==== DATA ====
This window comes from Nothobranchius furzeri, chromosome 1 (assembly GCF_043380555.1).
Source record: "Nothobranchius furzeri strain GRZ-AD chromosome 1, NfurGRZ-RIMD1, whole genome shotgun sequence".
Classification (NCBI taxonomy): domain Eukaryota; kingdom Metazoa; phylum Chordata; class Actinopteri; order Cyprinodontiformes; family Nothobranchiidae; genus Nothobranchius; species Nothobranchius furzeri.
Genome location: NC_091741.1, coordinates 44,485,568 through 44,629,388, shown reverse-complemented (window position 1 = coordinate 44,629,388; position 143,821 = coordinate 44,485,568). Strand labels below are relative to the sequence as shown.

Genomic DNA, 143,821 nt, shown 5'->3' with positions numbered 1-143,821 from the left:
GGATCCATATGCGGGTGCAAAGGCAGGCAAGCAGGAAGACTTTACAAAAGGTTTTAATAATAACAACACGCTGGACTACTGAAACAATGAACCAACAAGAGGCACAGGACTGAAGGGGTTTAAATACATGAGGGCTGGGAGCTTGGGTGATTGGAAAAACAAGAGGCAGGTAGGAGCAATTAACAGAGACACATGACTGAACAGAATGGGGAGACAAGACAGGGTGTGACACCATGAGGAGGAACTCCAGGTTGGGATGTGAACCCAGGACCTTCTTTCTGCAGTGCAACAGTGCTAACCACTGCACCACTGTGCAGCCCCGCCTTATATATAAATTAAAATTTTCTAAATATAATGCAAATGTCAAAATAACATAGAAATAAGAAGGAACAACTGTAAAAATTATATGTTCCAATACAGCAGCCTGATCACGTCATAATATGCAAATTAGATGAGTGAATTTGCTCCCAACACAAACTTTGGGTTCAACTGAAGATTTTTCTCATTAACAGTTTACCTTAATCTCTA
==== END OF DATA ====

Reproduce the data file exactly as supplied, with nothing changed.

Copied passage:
This window comes from Nothobranchius furzeri, chromosome 1 (assembly GCF_043380555.1).
Source record: "Nothobranchius furzeri strain GRZ-AD chromosome 1, NfurGRZ-RIMD1, whole genome shotgun sequence".
Classification (NCBI taxonomy): domain Eukaryota; kingdom Metazoa; phylum Chordata; class Actinopteri; order Cyprinodontiformes; family Nothobranchiidae; genus Nothobranchius; species Nothobranchius furzeri.
Genome location: NC_091741.1, coordinates 44,485,568 through 44,629,388, shown reverse-complemented (window position 1 = coordinate 44,629,388; position 143,821 = coordinate 44,485,568). Strand labels below are relative to the sequence as shown.

Genomic DNA, 143,821 nt, shown 5'->3' with positions numbered 1-143,821 from the left:
GGATCCATATGCGGGTGCAAAGGCAGGCAAGCAGGAAGACTTTACAAAAGGTTTTAATAATAACAACACGCTGGACTACTGAAACAATGAACCAACAAGAGGCACAGGACTGAAGGGGTTTAAATACATGAGGGCTGGGAGCTTGGGTGATTGGAAAAACAAGAGGCAGGTAGGAGCAATTAACAGAGACACATGACTGAACAGAATGGGGAGACAAGACAGGGTGTGACACCATGAGGAGGAACTCCAGGTTGGGATGTGAACCCAGGACCTTCTTTCTGCAGTGCAACAGTGCTAACCACTGCACCACTGTGCAGCCCCGCCTTATATATAAATTAAAATTTTCTAAATATAATGCAAATGTCAAAATAACATAGAAATAAGAAGGAACAACTGTAAAAATTATATGTTCCAATACAGCAGCCTGATCACGTCATAATATGCAAATTAGATGAGTGAATTTGCTCCCAACACAAACTTTGGGTTCAACTGAAGATTTTTCTCATTAACAGTTTACCTTAATCTCTA